Hyperloop wants to connect people to opportunity, but city leaders are asking who benefits the most

Over half of the world’s population now live in urban centers, and that percentage is expected to increase dramatically over the next decade. In order to accommodate this massive influx, cities will have to expand and upgrade existing infrastructure. But as COVID-19 wreaks havoc on state and local budgets, those preparations have largely been placed on the back burner. That’s where Josh Giegel, cofounder and chief technology officer at Virgin Hyperloop, said the company can step in. 

On Nov. 8, six years after the company’s founding, Giegel became the first person to ride a complete Hyperloop system, a high-speed vacuum train that purports to move as quickly as an airplane at a fraction of the cost—and with less environmental impact. 

At the current rate of expansion, Giegel said at Fortune’s Brainstorm Tech virtual conference, 700,000 new miles of road will need to be built every year. While cities like Los Angeles, where Hyperloop is based, are “car cities” they’re also cities “constrained by cars.” Hyperloop wants to help solve that problem.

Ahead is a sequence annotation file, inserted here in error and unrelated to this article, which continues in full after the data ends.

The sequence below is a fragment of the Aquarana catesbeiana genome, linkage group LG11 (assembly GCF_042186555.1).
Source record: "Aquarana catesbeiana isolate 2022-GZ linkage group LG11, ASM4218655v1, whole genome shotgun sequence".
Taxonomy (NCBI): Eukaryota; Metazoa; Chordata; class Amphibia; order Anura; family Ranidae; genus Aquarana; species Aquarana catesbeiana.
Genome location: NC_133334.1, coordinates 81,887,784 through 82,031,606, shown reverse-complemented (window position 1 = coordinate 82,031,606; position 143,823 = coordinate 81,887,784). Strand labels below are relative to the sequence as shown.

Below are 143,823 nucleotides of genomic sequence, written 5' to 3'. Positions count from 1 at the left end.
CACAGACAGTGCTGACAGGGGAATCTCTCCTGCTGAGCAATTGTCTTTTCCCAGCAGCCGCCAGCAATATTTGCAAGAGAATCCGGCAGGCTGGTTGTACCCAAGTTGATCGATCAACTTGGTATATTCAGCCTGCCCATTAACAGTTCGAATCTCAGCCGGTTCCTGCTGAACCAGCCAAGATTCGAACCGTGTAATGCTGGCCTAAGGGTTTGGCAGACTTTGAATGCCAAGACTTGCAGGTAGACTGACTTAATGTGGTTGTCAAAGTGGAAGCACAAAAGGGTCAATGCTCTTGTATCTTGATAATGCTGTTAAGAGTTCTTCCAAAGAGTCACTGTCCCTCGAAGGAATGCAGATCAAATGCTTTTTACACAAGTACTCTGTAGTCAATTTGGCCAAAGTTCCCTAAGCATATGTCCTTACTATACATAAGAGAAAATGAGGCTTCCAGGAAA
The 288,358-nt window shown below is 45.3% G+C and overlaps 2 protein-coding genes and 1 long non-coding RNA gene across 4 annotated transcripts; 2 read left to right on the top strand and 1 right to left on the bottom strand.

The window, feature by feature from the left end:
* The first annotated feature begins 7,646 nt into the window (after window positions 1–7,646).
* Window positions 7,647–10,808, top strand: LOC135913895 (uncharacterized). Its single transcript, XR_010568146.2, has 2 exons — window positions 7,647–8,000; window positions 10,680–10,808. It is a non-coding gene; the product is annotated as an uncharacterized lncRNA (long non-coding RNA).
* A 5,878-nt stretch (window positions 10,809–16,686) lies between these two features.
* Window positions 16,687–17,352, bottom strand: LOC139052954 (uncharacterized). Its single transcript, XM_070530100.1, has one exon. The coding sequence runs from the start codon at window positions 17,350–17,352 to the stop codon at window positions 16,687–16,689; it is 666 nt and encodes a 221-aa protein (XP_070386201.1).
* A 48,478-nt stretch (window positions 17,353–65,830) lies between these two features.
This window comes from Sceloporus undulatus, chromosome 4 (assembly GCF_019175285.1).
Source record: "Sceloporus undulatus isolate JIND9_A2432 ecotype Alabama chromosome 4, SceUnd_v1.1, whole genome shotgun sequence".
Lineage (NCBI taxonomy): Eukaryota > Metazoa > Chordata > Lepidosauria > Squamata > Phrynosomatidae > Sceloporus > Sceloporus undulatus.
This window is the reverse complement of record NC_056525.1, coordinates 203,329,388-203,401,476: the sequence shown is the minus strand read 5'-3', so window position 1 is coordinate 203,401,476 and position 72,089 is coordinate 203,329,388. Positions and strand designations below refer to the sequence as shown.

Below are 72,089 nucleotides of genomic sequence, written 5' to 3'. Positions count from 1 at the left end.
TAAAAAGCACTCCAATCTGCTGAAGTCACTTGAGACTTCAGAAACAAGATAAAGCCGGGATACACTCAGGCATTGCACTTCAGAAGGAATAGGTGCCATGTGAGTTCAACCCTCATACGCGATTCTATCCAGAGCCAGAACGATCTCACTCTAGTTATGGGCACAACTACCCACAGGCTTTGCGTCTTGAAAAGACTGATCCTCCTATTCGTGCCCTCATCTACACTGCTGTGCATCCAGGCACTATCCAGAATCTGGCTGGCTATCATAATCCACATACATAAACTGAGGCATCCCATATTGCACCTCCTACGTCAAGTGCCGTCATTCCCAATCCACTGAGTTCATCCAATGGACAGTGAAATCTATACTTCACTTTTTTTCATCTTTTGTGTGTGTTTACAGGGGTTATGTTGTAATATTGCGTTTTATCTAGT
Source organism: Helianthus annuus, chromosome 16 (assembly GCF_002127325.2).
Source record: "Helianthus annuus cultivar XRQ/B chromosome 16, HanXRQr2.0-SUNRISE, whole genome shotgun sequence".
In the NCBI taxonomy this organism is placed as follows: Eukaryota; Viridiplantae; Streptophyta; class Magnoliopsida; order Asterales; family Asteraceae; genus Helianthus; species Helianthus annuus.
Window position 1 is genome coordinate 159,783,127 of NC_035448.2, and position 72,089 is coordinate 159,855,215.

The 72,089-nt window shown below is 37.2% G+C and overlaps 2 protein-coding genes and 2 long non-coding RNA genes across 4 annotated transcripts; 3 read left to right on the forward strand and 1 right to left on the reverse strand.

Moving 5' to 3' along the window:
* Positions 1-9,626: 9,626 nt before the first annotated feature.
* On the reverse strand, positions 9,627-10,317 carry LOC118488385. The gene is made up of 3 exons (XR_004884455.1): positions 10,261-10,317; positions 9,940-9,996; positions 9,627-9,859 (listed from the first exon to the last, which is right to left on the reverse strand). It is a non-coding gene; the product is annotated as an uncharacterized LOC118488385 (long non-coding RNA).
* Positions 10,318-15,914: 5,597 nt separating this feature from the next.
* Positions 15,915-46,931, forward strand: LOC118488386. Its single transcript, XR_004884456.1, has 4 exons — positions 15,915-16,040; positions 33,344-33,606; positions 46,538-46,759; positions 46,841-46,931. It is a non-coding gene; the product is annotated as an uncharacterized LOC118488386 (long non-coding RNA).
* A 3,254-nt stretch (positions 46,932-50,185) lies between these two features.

Giegel was joined by Seleta Reynolds, general manager of the Los Angeles Department of Transportation, who recognized the growing problem of an increasing population and limited budgeting. “Our battle is making the case that investment in city infrastructure is just as much the bread and butter of city government as keeping traffic lights on,” she said. But, she added, her mission is to “dismantle a legacy of overtly racist decisions that created the infrastructure of our cities.”

Highways were placed in the middle of neighborhoods, and areas that are underserved by public transport are typically majority minority, she explained. “When we evaluate any kind of new technology in our city, my questions are what kind of problem we’re solving and who we’re solving it for,” she explained. “We want to make transportation seamless and have it connect people to opportunity. Car sharing, public transit, and anything that makes paying for those things easier are the tech solutions we’re interested in.” Hyperloop, she said, was something the city is interested in, but it doesn’t work to solve the fundamental problem of serving the underserved in the city. 

“We’re open to all tech but also rigorous in asking, Is this a solution for folks who already have a lot of options, or is this something that gets to the root causes of these issues? High-speed rail could be encouraging, but I’m not convinced that Hyperloop is going to address some of those issues we’re trying so desperately to solve,” said Reynolds. It’s all about balance, she added. 

Hyperloop is not a “last mile solution” and would be more focused on connecting large cities that are miles away, said Giegel. Connecting areas in the Midwest, for example, could turn Kansas City into a global powerhouse and attract residents away from other already overcrowded cities.

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